"Having therefore these promises," which the apostle had just mentioned (2Co_6:16-18), what were the Corinthians expected to be? "Sons and daughters" of the Father, God in Christ. But the condition was, "Be ye separate, touch not the unclean thing, and I will receive you." There was a character involved ("sons and daughters"); there was something to be done; then "I will receive you." St. Paul is specific in his appeal: "Let us cleanse ourselves from all filthiness [defilement] of the flesh and spirit, perfecting holiness in the fear of God." The enlarged heart, of which he had been speaking and would soon speak again, has a tender voice, addressing them as "dearly beloved." Nothing magisterial appears; he is one of them—"Let us cleanse ourselves;" nor has he any doubt of their ability to do this thing. Separation from old associations, changes in customs and habits, call for firm resolution and self-denial; but he is well assured that God makes no promise without giving ample strength for the accepting party to comply with the terms offered. If the promises embraced every good connected with their relation to God as a Father, then they must be like God in Christ; they were to entertain no views of God, except as God in Christ, but were to reverence, love, serve him in this one single and complete relationship. The ground, motive, impulse of action, were to spring from this consideration—God in Christ as a Father. If so, the righteousness of Christ was not only to be the reason of their justification before the law of rectitude, but they were also to have that righteousness as a property of personal character. By nature they were far gone from righteousness; they were defiled, born in sin; grace had already been communicated to renew their evil character; he had written to them as "washed, sanctified, justified," in the "name" of Christ, and by "the Spirit of our God." As yet the work was only begun. Much was to be done. Sinful tendencies were in them which had never come under the eye of consciousness. Enemies lurked within and without, of whom they were unaware. Imperfect as they and he were, they must go on to perfection. Strength consisted in putting forth strength, to be stronger. First of all, this perfection was to be sought by purifying themselves from evil. What an amount of corruption still remained was seen in the fact of the filthiness in the flesh and spirit. Each part of our complex nature was vitiated, and each combined with the other in opposing the progress necessary to attain holiness. There were vices of the animal man. There were vices of the moral man. And there were vices resulting from the union of the two, so that a thorough and complete cleansing was required. "All filthiness;" no matter of what class or kind, hereditary or acquired, local as respected the wickedness of Corinth, or general as belonging to the human family, the wrong doing among you from the Judaizers, from the free thinkers, from all your ambitious partisanships,—"cleanse" yourselves from "all filthiness," whether of the "flesh" or the "spirit." This was the negative side of a great and imperative duty, not all, but much, and very much, since, until this were done, they could take no direct steps towards perfection. Observe now that gross bodily sins were not the only lusts. Tempers and dispositions were just as urgent as passions and appetites in seeking unlawful enjoyments. Reflect on this point. "The spirit in us lusteth to envy." Inordinate affections led to transgression. Nay, they often excited the body to wicked indulgences. Physical organs are frequently torpid; they are aroused by images in the intellect, and stimulated by an impure imagination; and, furthermore, after these organs, because of age or over gratification, have little or no originating force, and are well nigh worn out, the recollections of past pleasures kindle the expiring embers into a flame. Thus, indeed, depravity assumes its most licentious forms. For it is not the animal man that is the chief or the most dangerous factor in this sort of iniquity. The intellectual and moral man descends into corporeal abuses, and then it is these temptations are strongest. In many of these sins there is an element of sentiment supplied by an unholy imagination, which makes them far more tyrannical and debauching than they would be otherwise. And hence it is not the beastly possibility in man that is the greatest danger, but the Satanic agency brought to bear on the body by means of the spirit. It is the devil of the spirit that is the devil of the body. A terrible conjunction this, and yet it is not a common spectacle. Ordinarily the incipient stage of vice is a bodily evil merely. It is a matter of blood and nerves. Not such does it remain long. Satan knows his citadel, and hastens to its occupancy. While it does continue, a man may be reasoned with; he is open to shame, conscience may be reached, and concurrent motives made operative on his feelings, but when physical vice allies itself with spirit, men "glory in their shame," and are "taken captive by Satan at his will." In the final outcome there is but one will, and it is Satan's will. Much more than this cleansing from the "filthiness of the flesh and spirit" is necessary, if "these promises" are to be fully realized. Therefore he adds, "perfecting holiness in the fear of God." Here we have the positive side of that experience which is demanded of those who are the "sons and daughters" of God in Christ. It is inward holiness. Under the Law, beasts were clean and unclean; things, vessels, places, were externally holy; emblems and symbols of purity abounded; manners, customs, domestic and national usages, were so ordered as to impress on the senses the difference between good and evil. Under the gospel, spiritual holiness is demanded. The circumcision is of the heart, not of the flesh; the sanitary idea of the human body, so frequently set forth in the Old Testament, is changed into that of the body as the temple of the Holy Ghost; and hence, no sooner does the Lord Jesus begin to unfold the constitution of the new kingdom in the sermon on the mount, than he speaks directly to the heart. Righteousness must exceed the righteousness of scribes and Pharisees. Impure thoughts are forbidden. Passions that have no outward voice utter their sinfulness in the ear of God; and feelings that escape not into visible acts are realities in the light of eternity. Inasmuch as the cleansing was a purification of body and spirit, St. Paul argues that the sanctification, begun in regeneration, was to continue, body and spirit sharing together the Spirit's influence. Neither the one nor the other was to be lost sight of; neither part of the work was to be carried on in a way detrimental to perfect unity; neither was to be exaggerated at the expense of the other. But as body and spirit had been redeemed by Christ's blood, so were both to be hallowed by the indwelling of the Holy Ghost. Throughout St. Paul's Epistles there run these two leading ideas—the sanctification of body and of spirit and if, at times, the idea of the former is prominent, and then, at other times, the idea of the latter, we must recollect that this variation was necessary to the full presentation of his subject. Great truths are not to be vividly seen except in great moods, and great moods are not habitual, but occasional. Now, this mode of displaying his subject by a rotation of. its aspects exposes the apostle to misconception. The ascetic takes him in one mood of thought, dominant at the moment, because of the nature of his argument. The mystic takes him in another. And they both do him injustice, the ascetic by laying an undue stress on bodily mortifications, the mystic by extravagance in spiritual abstractions. St. Paul is always true to his theology. He never loses his balance, never exalts spirit at the expense of body, never forgets that body is mated with spirit under an economy of permanent neutrality. Hence the argument for inward holiness, that cleansing of spirit and flesh which proceeds from the Holy Ghost in the conscience and heart, and works from the centre and seat of vitality through all the organs of life. It is growing holiness. Growth is the law of existence. The body grows until it attains its physical development, say from twenty-one to twenty-five years of age in men, and then another and much higher growth sets in, that of intellectual and moral adaptiveness to the mind, whereby the nerves, the ganglia, the brains, are brought into closer union with thought, volition, sensibility, But it is in religious life that growth is most perceptible—a growth in the fear of God, a filial and tender fear, that is jealous of its sense of sonship, and ever watchful lest it grieve the witnessing Spirit. There is an increasing delight in the discharge of duty, in taking up the daily cross, in practising self-denial, and especially in a clearer view of the ground and reason of self-denial. How the Scriptures grow upon us, the exercises of the closet, the Holy Communion, the fellowship of Christians! And, as we advance, we feel more and more the evil of sin as it is in itself. "Against thee, thee only, have I sinned, and done this evil in thy sight." This psalm, the roost profoundly heart searching and personal of the psalms, is nevertheless most representative of that sense of sin which forgets all else in the thought of an offended God. In that bitterest hour of David's life, his home, other homes, a nation's homes, involved in his terrible transgression, there is the one overwhelming reflection, "Against thee!" The growing Christian sees the innate quality of sin, its deep-seated hold, its presence in the life blood of his old nature, and learns from thence to perfect holiness, by realizing, as far as may be, the holiness of God. "By studying the character of Christ and imitating his example, this Divine holiness defines itself to his mind and engages his affections. "Looking unto Jesus" is the secret of his growth. He looks to him as the "Author" of his faith; how long ago it was! How feeble then! What gracious forbearance! The bruised reed not broken, the smoking flax not quenched! And the "Author" is the "Finisher;" for he is "the same yesterday, and today, and forever." Law changes into love, and love advances from one degree of strength and beauty to another, from one relation of life to another, from one victory to a victory still greater, the holy ideal rising before him and assuming new glory, and yet, as it retreats to a loftier height, drawing him towards itself with a stronger charm. "Blessed are the pure in heart." It is far on in the Beatitudes; but it is there, thanks to God, it is there as an attainment. The pathway to it is very clearly marked out, the successive steps, the preparatory agencies, the gradual advances, the blessedness of poverty of spirit, of mourning, of meekness, of hungering and thirsting after righteousness, of mercifulness. One may know what progress he is making towards it, and this is the great thing to be known. Milestones along the road record the onward tread and assure the pilgrim of the certain goal. "Blessed are the pure in heart: for they shall see God."—L.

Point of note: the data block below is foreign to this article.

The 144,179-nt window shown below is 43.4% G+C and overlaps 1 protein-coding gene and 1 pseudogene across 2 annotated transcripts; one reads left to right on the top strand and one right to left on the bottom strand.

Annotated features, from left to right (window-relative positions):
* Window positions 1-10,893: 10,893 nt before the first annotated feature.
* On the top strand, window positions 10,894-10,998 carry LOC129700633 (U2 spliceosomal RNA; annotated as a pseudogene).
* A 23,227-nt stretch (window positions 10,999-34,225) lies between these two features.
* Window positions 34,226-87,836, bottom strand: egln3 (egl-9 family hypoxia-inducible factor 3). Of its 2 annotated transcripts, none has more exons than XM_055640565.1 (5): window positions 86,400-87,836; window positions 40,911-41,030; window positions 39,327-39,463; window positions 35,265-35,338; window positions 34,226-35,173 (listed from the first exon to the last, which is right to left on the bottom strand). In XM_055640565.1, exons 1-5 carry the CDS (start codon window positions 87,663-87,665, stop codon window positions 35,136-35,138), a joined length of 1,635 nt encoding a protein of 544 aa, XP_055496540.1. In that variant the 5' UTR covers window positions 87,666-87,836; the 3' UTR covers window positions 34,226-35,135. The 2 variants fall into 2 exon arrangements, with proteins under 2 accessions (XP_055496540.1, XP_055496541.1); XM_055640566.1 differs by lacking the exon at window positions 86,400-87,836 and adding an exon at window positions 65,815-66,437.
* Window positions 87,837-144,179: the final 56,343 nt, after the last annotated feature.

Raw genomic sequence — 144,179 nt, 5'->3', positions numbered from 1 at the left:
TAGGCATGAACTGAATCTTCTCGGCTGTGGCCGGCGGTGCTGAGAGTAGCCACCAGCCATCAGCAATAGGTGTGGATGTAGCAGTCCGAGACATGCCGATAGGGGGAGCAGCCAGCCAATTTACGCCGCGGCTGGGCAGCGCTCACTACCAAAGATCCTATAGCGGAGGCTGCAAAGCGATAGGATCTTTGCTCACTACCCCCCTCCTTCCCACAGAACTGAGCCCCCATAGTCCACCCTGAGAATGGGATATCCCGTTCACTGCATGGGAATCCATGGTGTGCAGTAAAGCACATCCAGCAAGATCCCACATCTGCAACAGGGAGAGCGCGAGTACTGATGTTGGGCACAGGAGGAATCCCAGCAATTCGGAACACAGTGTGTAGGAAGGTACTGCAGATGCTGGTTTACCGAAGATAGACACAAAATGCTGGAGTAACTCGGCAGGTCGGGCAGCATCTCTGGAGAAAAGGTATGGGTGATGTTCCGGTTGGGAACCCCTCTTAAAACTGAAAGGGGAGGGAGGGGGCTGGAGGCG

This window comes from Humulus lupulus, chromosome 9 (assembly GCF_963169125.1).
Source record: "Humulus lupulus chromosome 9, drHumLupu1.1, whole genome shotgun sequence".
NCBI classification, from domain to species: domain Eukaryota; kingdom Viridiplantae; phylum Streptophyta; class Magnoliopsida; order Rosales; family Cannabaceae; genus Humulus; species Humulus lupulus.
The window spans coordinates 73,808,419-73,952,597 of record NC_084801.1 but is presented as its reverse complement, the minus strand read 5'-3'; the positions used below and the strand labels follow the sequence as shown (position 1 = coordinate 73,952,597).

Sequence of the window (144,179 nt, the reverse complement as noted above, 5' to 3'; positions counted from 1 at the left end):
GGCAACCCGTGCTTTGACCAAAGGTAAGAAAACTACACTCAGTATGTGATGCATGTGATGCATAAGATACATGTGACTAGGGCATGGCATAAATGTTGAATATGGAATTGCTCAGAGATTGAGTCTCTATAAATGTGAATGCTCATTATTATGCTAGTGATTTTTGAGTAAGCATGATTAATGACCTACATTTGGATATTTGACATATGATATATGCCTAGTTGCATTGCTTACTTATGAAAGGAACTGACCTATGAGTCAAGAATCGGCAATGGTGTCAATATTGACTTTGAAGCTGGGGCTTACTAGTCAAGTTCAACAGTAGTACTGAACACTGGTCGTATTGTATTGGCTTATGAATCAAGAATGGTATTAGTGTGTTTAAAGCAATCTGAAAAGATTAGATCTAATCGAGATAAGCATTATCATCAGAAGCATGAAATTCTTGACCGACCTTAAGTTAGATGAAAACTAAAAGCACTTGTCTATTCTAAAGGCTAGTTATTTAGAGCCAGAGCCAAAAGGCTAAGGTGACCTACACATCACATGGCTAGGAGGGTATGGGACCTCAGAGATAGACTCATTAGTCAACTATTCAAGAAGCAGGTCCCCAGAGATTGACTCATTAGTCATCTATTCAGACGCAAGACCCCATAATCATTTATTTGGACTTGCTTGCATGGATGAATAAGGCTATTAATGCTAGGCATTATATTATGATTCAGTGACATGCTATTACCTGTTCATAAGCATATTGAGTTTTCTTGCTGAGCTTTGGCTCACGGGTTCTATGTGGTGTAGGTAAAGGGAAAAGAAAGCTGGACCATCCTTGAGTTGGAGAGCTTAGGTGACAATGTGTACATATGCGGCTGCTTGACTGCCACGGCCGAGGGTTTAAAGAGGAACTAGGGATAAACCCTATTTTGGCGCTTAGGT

2Co_7:2-7 - Appeal for affectionate relations between himself and the Corinthians; sorrow and consolation.